After protecting its turf on multiple fronts, Penn National is dropping its lawsuit challenging the legality of mini-casinos, opting instead to focus on its two mini-casinos.

The lawsuit filed by Penn National against Gov. Tom Wolf and the Pennsylvania Gaming Control Board (PGCB) is no more.

The suit focused on the new Category 4 casino licenses for mini-casinos in Pennsylvania. With two of its own mini-casinos of its own to worry about, however, Penn National pulled the lawsuit. Instead, it is plugging forward on its two satellite properties.

More on the Penn National lawsuit

For months, Penn National fought against the new Category 4 provisions. The company feared cannibalization of existing businesses.

The Cat 4 licenses authorized a 25-mile buffer zone. Penn National used its Hollywood Casino as its prime example. The suit claimed the casino enjoyed a wide geographic reach for potential customers and the buffer zone would affect Hollywood’s business.

Penn National’s case implored the federal courts to block the new Cat 4 provisions because they use “unconstitutional” language. The company alleged that mini-casinos pit Penn National in a worse position than any other casino in the Keystone State.

And to top it all off, Penn National claimed that Mount Airy Casino received special treatment by the PGCB prohibiting new casinos within three counties surrounding Mount Airy.

There’s more to the dropped suit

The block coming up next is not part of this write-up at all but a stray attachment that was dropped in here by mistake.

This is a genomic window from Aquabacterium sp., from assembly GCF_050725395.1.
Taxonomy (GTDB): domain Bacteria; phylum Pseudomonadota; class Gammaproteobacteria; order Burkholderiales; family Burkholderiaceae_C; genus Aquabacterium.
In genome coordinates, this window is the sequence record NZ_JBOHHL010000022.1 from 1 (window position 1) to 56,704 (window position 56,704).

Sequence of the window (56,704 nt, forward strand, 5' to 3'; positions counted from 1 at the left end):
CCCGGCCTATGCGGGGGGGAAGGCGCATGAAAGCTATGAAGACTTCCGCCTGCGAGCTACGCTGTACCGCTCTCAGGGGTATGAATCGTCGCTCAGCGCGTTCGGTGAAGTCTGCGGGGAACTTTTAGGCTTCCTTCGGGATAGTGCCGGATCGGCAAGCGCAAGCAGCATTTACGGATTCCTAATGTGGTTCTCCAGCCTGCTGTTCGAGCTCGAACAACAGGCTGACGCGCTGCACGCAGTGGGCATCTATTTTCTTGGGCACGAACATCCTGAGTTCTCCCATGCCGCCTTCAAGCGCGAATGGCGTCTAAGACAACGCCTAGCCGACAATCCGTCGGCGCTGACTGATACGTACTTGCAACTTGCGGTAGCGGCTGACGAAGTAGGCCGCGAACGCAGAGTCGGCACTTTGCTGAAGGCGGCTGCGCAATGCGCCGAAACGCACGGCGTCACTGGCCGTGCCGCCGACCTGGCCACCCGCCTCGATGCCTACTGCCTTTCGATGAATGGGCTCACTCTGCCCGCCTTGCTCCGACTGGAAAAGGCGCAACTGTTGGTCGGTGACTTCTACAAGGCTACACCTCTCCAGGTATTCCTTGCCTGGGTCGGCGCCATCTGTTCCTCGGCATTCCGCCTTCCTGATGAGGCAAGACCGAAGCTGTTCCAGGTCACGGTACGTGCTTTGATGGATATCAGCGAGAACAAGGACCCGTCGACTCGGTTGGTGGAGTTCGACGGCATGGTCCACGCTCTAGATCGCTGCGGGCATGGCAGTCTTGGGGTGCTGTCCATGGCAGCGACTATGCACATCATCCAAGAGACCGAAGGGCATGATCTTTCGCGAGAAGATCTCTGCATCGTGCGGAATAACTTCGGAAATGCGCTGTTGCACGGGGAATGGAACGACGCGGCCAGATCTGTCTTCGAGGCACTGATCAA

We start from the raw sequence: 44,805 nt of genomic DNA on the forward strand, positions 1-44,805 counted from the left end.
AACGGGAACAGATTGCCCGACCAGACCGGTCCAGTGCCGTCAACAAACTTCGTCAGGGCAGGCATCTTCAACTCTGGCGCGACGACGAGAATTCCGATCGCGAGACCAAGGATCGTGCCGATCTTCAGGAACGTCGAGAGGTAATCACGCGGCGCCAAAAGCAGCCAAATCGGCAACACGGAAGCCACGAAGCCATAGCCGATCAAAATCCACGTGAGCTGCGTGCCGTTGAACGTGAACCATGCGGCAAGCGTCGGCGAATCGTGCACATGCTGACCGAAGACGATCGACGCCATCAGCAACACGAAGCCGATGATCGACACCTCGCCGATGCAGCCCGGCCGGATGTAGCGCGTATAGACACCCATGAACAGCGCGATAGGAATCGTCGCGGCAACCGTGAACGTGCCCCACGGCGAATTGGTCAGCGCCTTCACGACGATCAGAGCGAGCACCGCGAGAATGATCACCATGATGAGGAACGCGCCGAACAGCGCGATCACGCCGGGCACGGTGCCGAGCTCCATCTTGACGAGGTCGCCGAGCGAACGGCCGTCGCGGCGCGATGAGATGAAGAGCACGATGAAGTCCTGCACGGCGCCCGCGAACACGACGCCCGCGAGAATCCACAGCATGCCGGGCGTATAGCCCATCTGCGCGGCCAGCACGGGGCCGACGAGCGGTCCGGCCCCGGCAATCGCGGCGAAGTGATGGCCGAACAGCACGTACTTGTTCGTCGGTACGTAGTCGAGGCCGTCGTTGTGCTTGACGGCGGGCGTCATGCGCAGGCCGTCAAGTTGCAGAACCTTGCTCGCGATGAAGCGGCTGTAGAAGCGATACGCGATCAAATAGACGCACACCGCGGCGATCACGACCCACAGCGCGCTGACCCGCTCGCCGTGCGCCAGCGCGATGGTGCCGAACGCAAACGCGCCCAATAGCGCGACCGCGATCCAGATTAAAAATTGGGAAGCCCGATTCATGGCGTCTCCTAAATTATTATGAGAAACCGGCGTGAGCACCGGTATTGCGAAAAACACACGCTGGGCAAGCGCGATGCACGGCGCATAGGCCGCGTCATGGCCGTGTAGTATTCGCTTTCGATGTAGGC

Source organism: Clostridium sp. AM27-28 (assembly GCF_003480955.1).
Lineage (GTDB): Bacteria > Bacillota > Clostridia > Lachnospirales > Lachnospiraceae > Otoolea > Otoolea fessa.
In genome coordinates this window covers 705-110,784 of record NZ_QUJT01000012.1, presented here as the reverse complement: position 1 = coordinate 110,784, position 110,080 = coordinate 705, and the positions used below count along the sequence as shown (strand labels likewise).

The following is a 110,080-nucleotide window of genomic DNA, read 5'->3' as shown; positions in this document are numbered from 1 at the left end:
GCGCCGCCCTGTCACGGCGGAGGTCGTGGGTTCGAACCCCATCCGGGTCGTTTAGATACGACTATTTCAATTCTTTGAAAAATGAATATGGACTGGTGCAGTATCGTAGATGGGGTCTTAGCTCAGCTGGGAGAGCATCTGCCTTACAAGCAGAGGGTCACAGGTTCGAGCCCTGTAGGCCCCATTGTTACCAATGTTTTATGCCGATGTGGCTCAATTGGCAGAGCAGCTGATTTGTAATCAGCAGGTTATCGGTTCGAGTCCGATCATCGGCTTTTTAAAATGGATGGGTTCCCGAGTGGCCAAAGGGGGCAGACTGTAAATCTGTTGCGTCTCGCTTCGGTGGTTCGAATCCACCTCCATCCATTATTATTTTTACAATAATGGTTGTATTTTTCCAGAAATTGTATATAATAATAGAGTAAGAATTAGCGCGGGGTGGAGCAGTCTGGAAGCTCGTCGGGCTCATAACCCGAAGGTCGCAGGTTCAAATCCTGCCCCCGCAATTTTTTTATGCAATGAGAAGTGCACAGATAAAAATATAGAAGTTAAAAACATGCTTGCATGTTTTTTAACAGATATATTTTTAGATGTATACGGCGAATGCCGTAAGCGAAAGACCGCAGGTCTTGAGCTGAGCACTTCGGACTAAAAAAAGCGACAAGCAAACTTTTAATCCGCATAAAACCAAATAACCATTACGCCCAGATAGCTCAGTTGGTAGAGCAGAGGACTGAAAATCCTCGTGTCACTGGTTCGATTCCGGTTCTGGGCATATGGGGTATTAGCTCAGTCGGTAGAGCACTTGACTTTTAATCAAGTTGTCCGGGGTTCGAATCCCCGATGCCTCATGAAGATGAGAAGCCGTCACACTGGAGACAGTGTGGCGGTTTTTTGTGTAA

Despite its initial — and then ongoing — objections to the new licenses, Penn National still jumped on board.

The company dropped $50.1 million for the state’s first Cat 4 license, then purchased a second license for another $7.5 million. So while Penn National fought against mini-casinos, it held ownership of two mini-casinos: one near York, the other between Lancaster and Reading.

In an interview with PennLive, spokesman Eric Schippers said Penn National “made a business decision to withdraw our lawsuits against the Category 4 (casino) law.”

“While we continue to believe in the merits of our arguments, we have chosen to focus entirely on our development efforts for our two new casinos, rather than pursue what is likely to be a lengthy and costly legal battle.

“As previously stated, our goal in pursuing our Cat4 licenses is both defensive, in terms of protecting our existing investment at Hollywood Casino from new competition, and offensive in terms of penetrating more deeply into more populous market areas to our south and east, in order to drive incremental value for our shareholders.”

Boiled down, Schippers said the suit was dropped so that Penn National can move forward with its mini-casinos, even if they were initially purchased as a “defensive” move.

Regulation stipulations could explain Penn’s decision

That said, it appears Penn National were forced to choose between lawsuit or mini-casino. From the PGCB rules:

Notwithstanding any law to the contrary, the board and the commissions shall not consider any application for a license if the applicant or any person affiliated with or directly related to the applicant is a party in any ongoing civil proceeding in which the party is seeking to overturn or otherwise challenge a decision or order of the board or commissions pertaining to the approval, denial or conditioning of a license to conduct thoroughbred or harness horse race meetings respectively with pari-mutuel wagering or to operate slot machines.

PA not out of the woods yet

Yes, Penn National has withdrawn its suit. But Sands Bethlehem continues to press on.